This state of affairs is hardly a recommendation for self-regulation and definitely grounds for serious scrutiny of submissions reliant upon in-house or sponsored research supporting them. Both the current editor of The Lancet[1]  and former editors of the British Medical Journal (BMJ)[2] and the New England Journal of Medicine[3]  warn us that it is no longer possible to believe much of the clinical research published due to its being tainted by financially interested parties. In fact all aspects of the pharmaceutical registration process need to be reviewed root and branch by uncompromised arms-length officials with no ties to any of the submissions.

Compliance word cloud

The public appears more sceptical about the way Big Pharma operates and its influence over the medical profession than are perhaps the political classes according to our research. But the stakes are extraordinarily high and may justify wearing fines of the magnitude reported herein for registration of pharmaceutical remedies of all classes. Ultimately, without adequate policing the public pays twice as credulous lawmakers slip further and further into the red.

So if waste is to be removed from all areas of government support, it has the opportunity to take out the green pen and really investigate the level of savings across the board by eliminating unproductive government spending; all for the cost of an independent audit or two.

Regardless of the level of hysteria created by the masters of spin and their media suppliers, the precautionary principle is best applied when it comes to registration of any big ticket pharmaceuticals and cui bono rigidly tested if only to avoid some of the disasters wrought on an unsuspecting public in the immediate and mid-past as a result of system failure e.g. Vioxx, Paxil, Wellbrutin, Actos, Thalidomide to name just a few.

Fines can be viewed temptingly as little more than the cost of doing business unless the system is tightened up. Once on the “PBS”, there is only the motivation to keep a drug or treatment there as long as possible regardless of its relevance or efficacy.

The masters of spin are if nothing else shrewd psychologists; after all the father of their craft was the nephew of Sigmund Freud.

The more the issue of spending without necessary oversight can be tied to the overall concept of fairness and detached from issues such as poor management, inefficiency and waste, the more money that can be extracted from government and subsequently the more profits that can be made by suppliers.

So if the message can be dumbed down to “more spending good - less spending bad” without any regard to the quality or effectiveness of the spend, all those who stand to gain will snooker the government forcing them into a position which is politically too hard to extract themselves from so they relent, defer the problem for some future regime to fix and pay up.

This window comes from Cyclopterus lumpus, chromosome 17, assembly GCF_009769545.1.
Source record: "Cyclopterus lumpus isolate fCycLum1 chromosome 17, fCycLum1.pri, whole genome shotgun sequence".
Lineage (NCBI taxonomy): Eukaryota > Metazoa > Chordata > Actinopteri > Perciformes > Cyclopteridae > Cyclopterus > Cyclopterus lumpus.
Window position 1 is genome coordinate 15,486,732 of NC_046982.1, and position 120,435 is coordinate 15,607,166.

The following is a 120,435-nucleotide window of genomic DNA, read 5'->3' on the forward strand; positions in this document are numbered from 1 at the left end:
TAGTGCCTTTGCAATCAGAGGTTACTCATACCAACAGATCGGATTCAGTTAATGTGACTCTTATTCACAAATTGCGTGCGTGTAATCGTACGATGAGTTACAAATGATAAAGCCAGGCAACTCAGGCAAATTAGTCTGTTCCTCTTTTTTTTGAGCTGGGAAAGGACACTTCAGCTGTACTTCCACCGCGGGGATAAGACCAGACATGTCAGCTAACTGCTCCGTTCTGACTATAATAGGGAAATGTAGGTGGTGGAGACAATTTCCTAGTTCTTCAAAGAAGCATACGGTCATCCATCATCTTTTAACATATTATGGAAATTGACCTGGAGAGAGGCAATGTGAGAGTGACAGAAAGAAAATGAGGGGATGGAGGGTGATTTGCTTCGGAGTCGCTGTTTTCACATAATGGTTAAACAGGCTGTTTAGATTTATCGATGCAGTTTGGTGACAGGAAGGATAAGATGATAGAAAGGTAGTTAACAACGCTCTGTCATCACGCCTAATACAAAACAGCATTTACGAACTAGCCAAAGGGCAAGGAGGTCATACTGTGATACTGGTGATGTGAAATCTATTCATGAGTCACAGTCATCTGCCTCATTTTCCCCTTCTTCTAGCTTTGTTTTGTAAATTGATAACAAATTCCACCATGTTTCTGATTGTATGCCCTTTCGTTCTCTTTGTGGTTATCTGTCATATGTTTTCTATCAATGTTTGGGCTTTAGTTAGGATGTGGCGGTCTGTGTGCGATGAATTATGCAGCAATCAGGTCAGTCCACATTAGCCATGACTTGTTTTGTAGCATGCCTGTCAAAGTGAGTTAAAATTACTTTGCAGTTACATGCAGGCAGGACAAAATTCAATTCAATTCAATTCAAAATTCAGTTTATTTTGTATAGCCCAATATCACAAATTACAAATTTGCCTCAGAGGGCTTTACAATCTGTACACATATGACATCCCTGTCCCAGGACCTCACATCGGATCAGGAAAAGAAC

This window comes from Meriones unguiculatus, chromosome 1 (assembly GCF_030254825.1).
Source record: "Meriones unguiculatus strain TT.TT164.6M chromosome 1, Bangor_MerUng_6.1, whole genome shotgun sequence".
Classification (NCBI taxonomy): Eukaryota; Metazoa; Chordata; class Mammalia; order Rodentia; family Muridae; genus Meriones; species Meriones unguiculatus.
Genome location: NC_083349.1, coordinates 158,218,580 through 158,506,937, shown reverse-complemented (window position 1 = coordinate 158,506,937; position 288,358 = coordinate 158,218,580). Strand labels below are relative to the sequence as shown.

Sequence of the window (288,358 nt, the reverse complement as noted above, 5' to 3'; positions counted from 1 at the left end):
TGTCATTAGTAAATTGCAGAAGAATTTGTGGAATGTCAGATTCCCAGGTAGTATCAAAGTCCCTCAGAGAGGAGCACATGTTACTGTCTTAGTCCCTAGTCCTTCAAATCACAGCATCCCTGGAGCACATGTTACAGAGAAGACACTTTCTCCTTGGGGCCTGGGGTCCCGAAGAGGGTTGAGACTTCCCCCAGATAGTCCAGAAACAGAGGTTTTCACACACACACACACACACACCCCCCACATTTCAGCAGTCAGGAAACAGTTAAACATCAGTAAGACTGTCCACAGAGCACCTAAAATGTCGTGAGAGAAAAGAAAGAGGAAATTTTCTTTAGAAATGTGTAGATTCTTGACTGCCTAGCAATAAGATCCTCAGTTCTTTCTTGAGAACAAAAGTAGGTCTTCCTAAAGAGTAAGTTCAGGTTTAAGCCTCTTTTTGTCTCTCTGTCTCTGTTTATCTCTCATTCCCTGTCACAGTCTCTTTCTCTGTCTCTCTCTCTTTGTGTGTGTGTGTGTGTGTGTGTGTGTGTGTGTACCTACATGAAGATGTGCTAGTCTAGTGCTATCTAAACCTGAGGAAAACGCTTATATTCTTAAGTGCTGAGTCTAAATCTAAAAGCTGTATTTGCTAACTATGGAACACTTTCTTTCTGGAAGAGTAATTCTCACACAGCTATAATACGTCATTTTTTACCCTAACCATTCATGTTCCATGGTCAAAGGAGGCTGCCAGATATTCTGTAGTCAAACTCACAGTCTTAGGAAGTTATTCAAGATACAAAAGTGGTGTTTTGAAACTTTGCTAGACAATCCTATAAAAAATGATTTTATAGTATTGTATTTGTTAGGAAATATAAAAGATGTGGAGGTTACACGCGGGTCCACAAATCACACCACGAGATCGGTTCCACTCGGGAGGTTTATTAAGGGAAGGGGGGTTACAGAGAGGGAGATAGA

So here’s an idea….

How about we address what makes some organisations more cost efficient than their competitors while still delivering a quality product or service …and bottle it!

And maybe those savings could be spent on fostering innovation and discovery in all of the areas Australians seem to be very good at. Some are in 21st century industries such as medical science, space technologies, new materials and digital communications and others are longer standing such as health systems, education, mining, agriculture, tourism and entertainment. But that’s just the tip of the iceberg. Our skills and services will become some of our largest exports within the next five to ten years.

 It is my hope that this newly energised Australian government, in which many have placed their faith, can explain this great future to not only a public who has to foot the massive health and welfare bill, but also to the media whose role it is to reinforce the 21st century direction.

[1] Richard Horton “Offline: What is medicine’s 5sigma?”, Vol385, April 11, 2015

[2] Richard Smith:

[3] Dr. Marcia Angell, “The Truth About Drug Companies: How They Deceive Us and What to Do About It”, Random House, NY, 2004




















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  1. […] This must include an examination of waste and poor decision-making allowed to accumulate over the last 30-40 years where billions of savings reside as noted in this paper here. […]

  2. […] This must include an examination of waste and poor decision-making allowed to accumulate over the last 30-40 years where billions of savings reside as noted in this paper here. […]